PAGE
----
COLUMBIA, S.C. — Jeb Bush says he was better at real estate than Donald Trump, and the former Florida governor is even embracing the "establishment" label.
Marco Rubio is unloading on nearly all of his presidential rivals, Trump and Bush included, declaring them unprepared for the national security responsibilities of the job.
Ted Cruz says Trump isn't conservative enough for South Carolina. John Kasich's throwing a few elbows amid his nice-guy pitch.
And Trump, who leads them all in the polls, is on his way to Louisiana, which doesn't even vote until March 5 — two weeks after South Carolina, known for rough-and-tumble Republican primaries, takes its shot at bringing order to this scrambled Republican race for the White House.
The Democratic presidential contest had its moment Thursday, too. As Hillary Clinton and Bernie Sanders were preparing for their evening debate in Milwaukee, Clinton got the endorsement of the Congressional Black Caucus political action committee, part of the two rivals' continued drive for minority voters ahead of the Nevada caucus and a slate of Southern primaries that will give non-whites their first major say in the nominating contest.
Perhaps more noteworthy was civil rights hero John Lewis, a Georgia congressman, dismissing Sanders' work in the civil rights movement as a college student in the 1960s. "Never saw him," Lewis said.
Among Republicans, several candidates embraced the chaos Thursday as they felt out the best strategies to survive South Carolina and advance into a grueling March primary schedule, when 58 percent of the party's delegate total will be at stake.
Rubio, looking to re-establish his footing after a fifth-place finish in New Hampshire, lashed out at Trump, Cruz and Bush as he addressed retirees near the resort town of Hilton Head.
Of real estate mogul Trump, Rubio said, "Negotiating a hotel deal in another country is not foreign policy experience." A first-term senator, Rubio also said Bush, at one time Rubio's mentor in Florida politics, has no foreign policy experience. Rubio accused Cruz, another first-term senator, of hurting U.S. military might with his budget stances.
In Sumter, S.C., Bush effectively called Trump a failure. The former Florida governor, himself once a commercial real estate executive, said he "didn't go bankrupt four times and call that success."
Bush cited his brother and father, both former presidents, as well, saying he embraces the "establishment" label — generally anathema in this election defined by voter anger. His campaign confirmed former President George W. Bush will campaign in South Carolina next week.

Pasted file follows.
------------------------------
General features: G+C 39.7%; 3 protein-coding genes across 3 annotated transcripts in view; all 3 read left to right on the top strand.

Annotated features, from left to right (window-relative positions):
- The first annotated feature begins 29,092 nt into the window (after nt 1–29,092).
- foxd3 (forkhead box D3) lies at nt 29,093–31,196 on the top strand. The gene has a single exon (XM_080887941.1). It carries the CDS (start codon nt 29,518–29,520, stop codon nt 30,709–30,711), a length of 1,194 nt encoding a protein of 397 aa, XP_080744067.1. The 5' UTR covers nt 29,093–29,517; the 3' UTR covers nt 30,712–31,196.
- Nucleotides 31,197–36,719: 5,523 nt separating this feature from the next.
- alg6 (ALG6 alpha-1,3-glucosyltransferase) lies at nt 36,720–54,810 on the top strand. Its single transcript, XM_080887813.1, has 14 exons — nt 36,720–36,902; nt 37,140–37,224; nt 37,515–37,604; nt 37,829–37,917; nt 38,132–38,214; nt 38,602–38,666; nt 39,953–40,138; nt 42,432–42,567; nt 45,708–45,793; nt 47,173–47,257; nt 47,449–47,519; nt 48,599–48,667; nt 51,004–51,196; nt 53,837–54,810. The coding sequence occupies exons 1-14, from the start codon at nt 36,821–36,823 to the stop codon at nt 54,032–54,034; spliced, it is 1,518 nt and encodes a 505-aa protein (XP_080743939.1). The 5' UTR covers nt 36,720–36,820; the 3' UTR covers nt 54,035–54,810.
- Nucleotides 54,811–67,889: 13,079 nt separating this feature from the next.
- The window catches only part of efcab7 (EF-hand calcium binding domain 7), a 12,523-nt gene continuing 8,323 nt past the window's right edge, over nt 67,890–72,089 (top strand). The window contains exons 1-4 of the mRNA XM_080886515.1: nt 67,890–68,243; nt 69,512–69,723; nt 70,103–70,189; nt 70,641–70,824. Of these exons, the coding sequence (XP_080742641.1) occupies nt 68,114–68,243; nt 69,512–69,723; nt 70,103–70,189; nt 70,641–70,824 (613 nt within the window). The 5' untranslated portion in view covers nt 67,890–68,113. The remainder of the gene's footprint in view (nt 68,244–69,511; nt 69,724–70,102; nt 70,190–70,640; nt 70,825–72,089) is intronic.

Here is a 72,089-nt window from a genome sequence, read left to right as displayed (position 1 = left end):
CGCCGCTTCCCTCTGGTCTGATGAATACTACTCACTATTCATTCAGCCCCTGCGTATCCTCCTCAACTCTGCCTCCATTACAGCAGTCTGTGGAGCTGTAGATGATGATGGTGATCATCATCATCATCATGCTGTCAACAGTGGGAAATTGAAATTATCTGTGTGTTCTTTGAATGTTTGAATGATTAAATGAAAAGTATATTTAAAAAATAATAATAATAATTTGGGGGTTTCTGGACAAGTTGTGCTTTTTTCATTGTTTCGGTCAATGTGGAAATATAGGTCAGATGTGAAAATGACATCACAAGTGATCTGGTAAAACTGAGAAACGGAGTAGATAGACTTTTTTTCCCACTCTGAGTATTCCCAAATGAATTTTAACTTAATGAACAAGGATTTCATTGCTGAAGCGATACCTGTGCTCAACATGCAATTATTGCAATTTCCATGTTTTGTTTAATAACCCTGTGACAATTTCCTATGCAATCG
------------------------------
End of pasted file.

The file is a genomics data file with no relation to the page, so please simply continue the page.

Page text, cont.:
Kasich, the Ohio governor, continued his town hall tour, pledging a positive campaign and alluding to continued efforts by the Bush campaign to label him as weak on defense. "I'm worried about Jeb. It's all negative," Kasich said. "I'm going to keep doing what I'm doing. Either it will work or it won't."
The web of punches and counterpunches thus far in South Carolina reflects the fractured nature of the primary and the Republican electorate. The GOP primary here is expected to draw more than 700,000 voters, dwarfing the Iowa and New Hampshire contests. The total will include sizable groups of all GOP factions: religious and social conservatives, business and fiscal conservatives, and national security hawks.
With polls suggesting Trump has a healthy lead, it could become a matter of simply trying to claim momentum and a handful of delegates. South Carolina Republicans award 29 out of 50 delegates to the overall statewide winner. The other 21 delegates are distributed evenly to the winners of the seven congressional districts.
That leaves candidates to gamble on where to prioritize their efforts as they await a Saturday debate in Greenville, S.C., that could afford some of them their lone opportunity to move large numbers of voters.
Cruz, who has run second in South Carolina polling, will try to catch Trump by leaning heavily on evangelicals. Iowa and New Hampshire exit polls show Trump competed well with Cruz among voters who call themselves born-again Christians.
The Texas senator's schedule through the weekend targets evangelicals. "You run first by energizing your base," Cruz spokeswoman Catherine Frazier said Thursday.
Rubio banked on coming into South Carolina as the clear favorite for traditionalist Republicans wary of Trump and Cruz, creating effectively a three-man race going forward. Instead, he finished New Hampshire looking up at Kasich and Bush, and now finds himself trying to peel votes from all the other campaigns.
The two governors are concentrating their early efforts along the South Carolina coast, which includes many transplants, veterans and active military — and which has trended in the past to more moderate candidates like Mitt Romney, the GOP's 2012 nominee, and John McCain, the 2008 nominee.